Mongolia is proposing to send 1,500 peacekeepers to Cote d'Ivoire, in what would be by far its largest troop contribution to an international mission (and, if we want to be cute about it, the largest troop deployment abroad since the days of the Mongol Empire).
The United Nations made the request of Mongolia last month, but bureaucratic wrangling appears to be holding up the deployment, according to the country's defense minister Luvsanvandan Bold:
The Government has approved the request but some high state officials’ bureaucratic attitude is stalling any further action, to the dismay of the Ministry of Defense. We can send a large contingent of 1,500 soldiers to help in peace keeping there but officials at the Ministry of Foreign Affairs and Trade are sitting on the issue. The UN request came more than a month ago, but no reply has been sent.
An earlier report suggested that Mongolia was asked to send 850 troops, and it's not clear what accounts for the increase.
This blog often neglects poor Mongolia, but the country is doing interesting things with its military, and is a useful comparison to other post-Soviet states, in particular Central Asian ones, which have similar cultures and histories. But Mongolia has been much more active than any of those countries in contributing to UN missions. Over 2,300 Mongolian peacekeepers have served in Sierra Leone alone, with contributions in several other UN missions, as well as in Kosovo, Iraq and Afghanistan.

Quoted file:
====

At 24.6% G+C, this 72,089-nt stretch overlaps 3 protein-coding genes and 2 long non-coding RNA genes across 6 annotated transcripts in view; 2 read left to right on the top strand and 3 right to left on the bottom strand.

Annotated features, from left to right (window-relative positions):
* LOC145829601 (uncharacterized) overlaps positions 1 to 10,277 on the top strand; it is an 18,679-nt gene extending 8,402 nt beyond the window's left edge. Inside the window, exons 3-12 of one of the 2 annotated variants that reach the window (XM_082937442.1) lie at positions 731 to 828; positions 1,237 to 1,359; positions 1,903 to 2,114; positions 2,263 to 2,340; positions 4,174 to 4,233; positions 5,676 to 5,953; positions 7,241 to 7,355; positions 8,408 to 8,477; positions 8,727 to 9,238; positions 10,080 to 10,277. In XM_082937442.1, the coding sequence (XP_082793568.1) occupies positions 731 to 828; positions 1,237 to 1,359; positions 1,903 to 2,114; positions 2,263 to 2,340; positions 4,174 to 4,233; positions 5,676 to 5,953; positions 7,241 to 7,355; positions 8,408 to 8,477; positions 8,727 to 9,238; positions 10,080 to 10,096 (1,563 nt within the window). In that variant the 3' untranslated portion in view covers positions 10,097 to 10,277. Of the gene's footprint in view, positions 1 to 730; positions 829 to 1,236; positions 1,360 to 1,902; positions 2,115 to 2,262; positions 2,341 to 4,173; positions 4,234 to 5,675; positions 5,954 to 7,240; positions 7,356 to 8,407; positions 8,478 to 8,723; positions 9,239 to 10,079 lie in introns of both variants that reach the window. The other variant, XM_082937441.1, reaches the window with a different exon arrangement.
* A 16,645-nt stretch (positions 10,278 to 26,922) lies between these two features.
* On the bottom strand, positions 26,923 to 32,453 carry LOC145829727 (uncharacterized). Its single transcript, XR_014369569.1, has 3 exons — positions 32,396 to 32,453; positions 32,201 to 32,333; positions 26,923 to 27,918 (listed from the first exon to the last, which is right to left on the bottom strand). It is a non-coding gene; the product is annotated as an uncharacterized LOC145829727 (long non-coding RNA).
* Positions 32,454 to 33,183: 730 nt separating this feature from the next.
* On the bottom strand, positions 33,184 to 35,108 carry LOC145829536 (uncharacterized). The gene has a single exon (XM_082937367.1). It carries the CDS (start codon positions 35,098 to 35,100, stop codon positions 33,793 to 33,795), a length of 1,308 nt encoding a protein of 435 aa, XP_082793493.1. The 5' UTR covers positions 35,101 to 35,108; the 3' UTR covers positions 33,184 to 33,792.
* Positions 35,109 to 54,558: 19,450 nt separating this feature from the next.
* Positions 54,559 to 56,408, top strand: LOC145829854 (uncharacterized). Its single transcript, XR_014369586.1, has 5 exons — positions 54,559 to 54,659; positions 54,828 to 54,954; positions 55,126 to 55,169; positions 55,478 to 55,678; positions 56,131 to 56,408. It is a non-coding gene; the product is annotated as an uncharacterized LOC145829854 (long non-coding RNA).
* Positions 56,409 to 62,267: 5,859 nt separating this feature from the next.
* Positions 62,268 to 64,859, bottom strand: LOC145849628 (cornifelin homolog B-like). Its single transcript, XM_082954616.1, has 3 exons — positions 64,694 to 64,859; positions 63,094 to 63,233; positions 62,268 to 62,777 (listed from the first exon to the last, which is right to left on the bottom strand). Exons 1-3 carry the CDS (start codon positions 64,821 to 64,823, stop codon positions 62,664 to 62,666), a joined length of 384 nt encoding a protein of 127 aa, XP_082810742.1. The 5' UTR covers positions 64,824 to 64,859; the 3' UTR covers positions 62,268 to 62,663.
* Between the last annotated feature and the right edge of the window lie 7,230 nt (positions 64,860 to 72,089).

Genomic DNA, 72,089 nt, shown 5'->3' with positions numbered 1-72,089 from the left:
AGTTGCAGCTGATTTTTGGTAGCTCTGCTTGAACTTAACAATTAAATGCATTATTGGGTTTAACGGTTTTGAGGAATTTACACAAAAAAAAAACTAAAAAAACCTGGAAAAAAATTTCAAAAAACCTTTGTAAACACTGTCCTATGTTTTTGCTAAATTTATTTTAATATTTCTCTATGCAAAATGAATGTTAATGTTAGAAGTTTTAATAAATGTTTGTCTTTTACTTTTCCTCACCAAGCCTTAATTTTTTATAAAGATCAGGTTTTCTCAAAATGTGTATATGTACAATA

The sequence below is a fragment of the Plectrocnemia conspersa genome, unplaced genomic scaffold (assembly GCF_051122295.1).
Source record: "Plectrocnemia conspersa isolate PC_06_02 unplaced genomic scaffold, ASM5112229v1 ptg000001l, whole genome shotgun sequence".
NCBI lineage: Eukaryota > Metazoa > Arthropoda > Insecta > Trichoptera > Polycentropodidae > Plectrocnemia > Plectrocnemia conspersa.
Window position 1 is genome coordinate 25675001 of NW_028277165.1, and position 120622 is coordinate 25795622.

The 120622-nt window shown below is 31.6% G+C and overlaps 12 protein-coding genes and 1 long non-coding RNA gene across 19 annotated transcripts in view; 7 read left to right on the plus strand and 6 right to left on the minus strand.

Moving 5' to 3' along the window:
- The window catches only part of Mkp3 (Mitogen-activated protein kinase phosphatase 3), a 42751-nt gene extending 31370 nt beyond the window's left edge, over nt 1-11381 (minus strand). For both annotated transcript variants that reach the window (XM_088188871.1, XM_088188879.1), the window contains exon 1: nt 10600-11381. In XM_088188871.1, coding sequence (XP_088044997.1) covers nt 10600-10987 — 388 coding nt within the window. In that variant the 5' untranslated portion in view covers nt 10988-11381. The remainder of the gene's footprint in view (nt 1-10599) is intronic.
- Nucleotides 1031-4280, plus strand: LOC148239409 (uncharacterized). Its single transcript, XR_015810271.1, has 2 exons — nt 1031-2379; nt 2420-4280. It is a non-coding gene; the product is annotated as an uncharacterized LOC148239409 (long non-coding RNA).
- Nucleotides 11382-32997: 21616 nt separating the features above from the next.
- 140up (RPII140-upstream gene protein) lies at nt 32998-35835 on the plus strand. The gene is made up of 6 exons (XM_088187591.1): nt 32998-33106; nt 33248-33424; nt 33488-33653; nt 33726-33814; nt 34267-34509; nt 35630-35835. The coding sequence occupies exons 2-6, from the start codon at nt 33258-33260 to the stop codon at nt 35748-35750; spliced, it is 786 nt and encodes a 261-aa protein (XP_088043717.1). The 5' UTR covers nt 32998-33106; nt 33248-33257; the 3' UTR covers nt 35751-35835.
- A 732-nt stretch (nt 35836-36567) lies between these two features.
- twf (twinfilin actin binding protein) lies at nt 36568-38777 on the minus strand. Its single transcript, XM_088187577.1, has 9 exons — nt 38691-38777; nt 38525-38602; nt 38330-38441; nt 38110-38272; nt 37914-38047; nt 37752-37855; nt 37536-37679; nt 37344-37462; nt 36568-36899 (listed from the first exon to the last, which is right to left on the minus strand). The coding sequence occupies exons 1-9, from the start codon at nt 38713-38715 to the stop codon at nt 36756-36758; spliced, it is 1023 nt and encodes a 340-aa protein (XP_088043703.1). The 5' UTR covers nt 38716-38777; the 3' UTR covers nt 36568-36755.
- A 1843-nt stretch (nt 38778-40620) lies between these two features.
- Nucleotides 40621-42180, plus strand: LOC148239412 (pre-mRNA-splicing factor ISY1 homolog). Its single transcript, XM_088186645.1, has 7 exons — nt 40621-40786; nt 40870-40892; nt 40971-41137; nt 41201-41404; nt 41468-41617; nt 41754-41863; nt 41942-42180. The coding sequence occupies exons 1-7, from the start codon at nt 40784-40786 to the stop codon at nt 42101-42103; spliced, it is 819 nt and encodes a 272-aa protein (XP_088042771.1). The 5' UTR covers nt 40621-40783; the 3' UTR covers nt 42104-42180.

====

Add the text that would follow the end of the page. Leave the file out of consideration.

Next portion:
The only comparable country in the Caucasus and Central Asia would be Georgia, which has contributed several thousand troops to the U.S.-led efforts in Iraq and Afghanistan. But while Georgia is trying, with its contributions, to gain favor with the West and especially the U.S., Mongolia is taking the UN peacekeeping approach to gain international support, stuck as it is between two large powers, China and Russia.
Mongolia now has 228 (pdf) soldiers on UN missions, mainly Sudan and Sierra Leone. Compare that to 22 UN peacekeepers from Kyrgyzstan, 2 from Kazakhstan, and not a one from any other country in the Caucasus or Central Asia.
Sending an additional 1,500 troops to Ivory Coast would make Mongolians about 1/6 of the total force there, where 54 UN troops have already been killed.